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Report - Wellington Mill / Knoll mill, Greenfield, Oldham, march 2013

Discussion in 'Industrial Sites' started by Tom Sherman, Mar 22, 2013.

  1. Tom Sherman

    Tom Sherman 28DL Regular User
    Regular User

    Oct 23, 2012
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    :D Visited with marasden1002 :D

    This is our second explore of the day out of 3

    This was just a quick explore we was in and out within 30 mins or so, we popped under the fence then we was in. The mill was just a shell of its former self nothing much in there at all, but it was still a good mooch around I enjoyed looking inside

    Here is the history of the mill

    The Wellington/Knoll Mill complex was a huge site, but the majority of site was demolished early in 2010 and a Tesco store built; this opened in December 2010. Much of the historical features of the site which Tesco promised to preserve have gone, for some reason one original mill building remained on the site. Wellington Mill had been up for sale for the last year and has just been recently bought by a local business man.

    Wellington Mills in Greenfield, Saddleworth was built in 1852 for Shaw, Son and Lees cotton Spinners who traded until 1858 and were the succeeded by N Broadbent and Sons until 1932 after which the buildings were left unused for 6 years. 1938 saw part of the buildings used as a general engineering works and in 1941 the rest of the premises were opened up with the installation of 362 looms by the fabric weaver B. Kershaw.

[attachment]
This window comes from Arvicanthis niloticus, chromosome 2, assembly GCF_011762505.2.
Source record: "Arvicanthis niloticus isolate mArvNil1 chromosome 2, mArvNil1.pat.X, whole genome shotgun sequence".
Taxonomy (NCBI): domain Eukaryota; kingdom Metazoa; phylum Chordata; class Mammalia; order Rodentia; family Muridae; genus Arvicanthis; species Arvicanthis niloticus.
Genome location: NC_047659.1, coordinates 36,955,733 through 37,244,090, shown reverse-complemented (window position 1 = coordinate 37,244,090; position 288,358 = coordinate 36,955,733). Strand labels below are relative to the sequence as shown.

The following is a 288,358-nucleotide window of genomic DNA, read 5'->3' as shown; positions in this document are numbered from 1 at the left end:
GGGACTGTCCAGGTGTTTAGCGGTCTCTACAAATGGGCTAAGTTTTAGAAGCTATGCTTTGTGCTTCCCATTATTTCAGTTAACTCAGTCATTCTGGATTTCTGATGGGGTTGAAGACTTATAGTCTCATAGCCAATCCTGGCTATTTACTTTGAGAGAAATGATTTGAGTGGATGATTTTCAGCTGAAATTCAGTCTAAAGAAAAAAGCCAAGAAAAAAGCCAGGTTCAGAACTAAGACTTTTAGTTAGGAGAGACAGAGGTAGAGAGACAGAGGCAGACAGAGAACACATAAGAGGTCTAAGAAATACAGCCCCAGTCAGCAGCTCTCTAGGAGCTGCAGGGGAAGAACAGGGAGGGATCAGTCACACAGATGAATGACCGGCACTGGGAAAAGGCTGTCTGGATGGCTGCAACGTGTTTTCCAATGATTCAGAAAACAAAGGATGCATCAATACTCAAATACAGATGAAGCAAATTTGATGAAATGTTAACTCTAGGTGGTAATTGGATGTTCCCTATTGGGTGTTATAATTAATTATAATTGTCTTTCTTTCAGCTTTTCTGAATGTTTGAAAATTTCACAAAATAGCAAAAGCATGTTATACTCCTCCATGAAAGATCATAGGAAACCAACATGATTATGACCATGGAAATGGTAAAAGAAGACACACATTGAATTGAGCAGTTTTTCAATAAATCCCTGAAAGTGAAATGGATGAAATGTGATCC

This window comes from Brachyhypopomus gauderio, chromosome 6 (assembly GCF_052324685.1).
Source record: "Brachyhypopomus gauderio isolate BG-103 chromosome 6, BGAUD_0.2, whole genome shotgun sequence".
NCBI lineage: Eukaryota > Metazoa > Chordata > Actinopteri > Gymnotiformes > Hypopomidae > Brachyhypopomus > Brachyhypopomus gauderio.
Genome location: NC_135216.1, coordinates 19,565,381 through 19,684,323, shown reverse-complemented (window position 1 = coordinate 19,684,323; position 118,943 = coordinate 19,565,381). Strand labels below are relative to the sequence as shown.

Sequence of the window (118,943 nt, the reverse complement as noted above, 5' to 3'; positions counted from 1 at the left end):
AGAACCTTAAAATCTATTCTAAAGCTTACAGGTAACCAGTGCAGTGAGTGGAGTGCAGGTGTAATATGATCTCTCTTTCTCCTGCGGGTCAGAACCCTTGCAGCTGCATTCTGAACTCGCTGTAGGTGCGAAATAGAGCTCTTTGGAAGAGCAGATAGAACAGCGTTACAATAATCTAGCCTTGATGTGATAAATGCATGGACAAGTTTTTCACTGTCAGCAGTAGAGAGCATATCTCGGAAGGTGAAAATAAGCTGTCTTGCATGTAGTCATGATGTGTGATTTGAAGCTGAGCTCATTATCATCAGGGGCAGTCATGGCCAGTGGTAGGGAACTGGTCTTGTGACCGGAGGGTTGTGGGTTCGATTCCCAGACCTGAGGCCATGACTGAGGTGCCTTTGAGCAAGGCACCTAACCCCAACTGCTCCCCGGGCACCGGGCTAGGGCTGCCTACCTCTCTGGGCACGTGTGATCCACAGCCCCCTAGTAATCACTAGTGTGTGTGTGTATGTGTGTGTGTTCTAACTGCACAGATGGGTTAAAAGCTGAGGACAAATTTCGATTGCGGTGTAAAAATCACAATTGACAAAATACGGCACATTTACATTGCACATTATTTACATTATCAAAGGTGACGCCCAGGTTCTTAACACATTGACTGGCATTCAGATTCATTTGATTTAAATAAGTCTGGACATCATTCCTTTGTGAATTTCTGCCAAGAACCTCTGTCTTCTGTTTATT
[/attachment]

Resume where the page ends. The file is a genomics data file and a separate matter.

In the years up to 1946 the engineering section of the mill produced engine parts for bombers after which it became first a naval store and then a store for the British Wool Board. In 1946 the buildings and land were purchased by William Oddy who transferred their woolen carding and mule spinning operations form Shipley to the mill. This was the birth of the Knoll Spinning Company.


    Last week a public meeting was arranged to discuss ideas for a mill refurbishment in Greenfield. The building has been unused for some time and it has now been acquired by new owners who live locally, and it is their intention to completely refurbish the mill to accommodate uses that are compatible with the area, in particularly taking advantage of the location next to the new Tesco store. The mill has been renamed New Knoll to retain part of the original mill name and to mark a new point in the mill's development history.

    At this stage they have no firm ideas as to what the likely uses are to be but would envisage splitting the building into units, large and small, to provide rental units servicing a mixed set of local requirements. They envisage that craft, retail uses, office accommodation, personal and professional services and health related uses but are open to suggestions.

    Here are my pictures I hope you enjoy












    :thumbs Thanks for looking and i hope you liked my pics :thumbs

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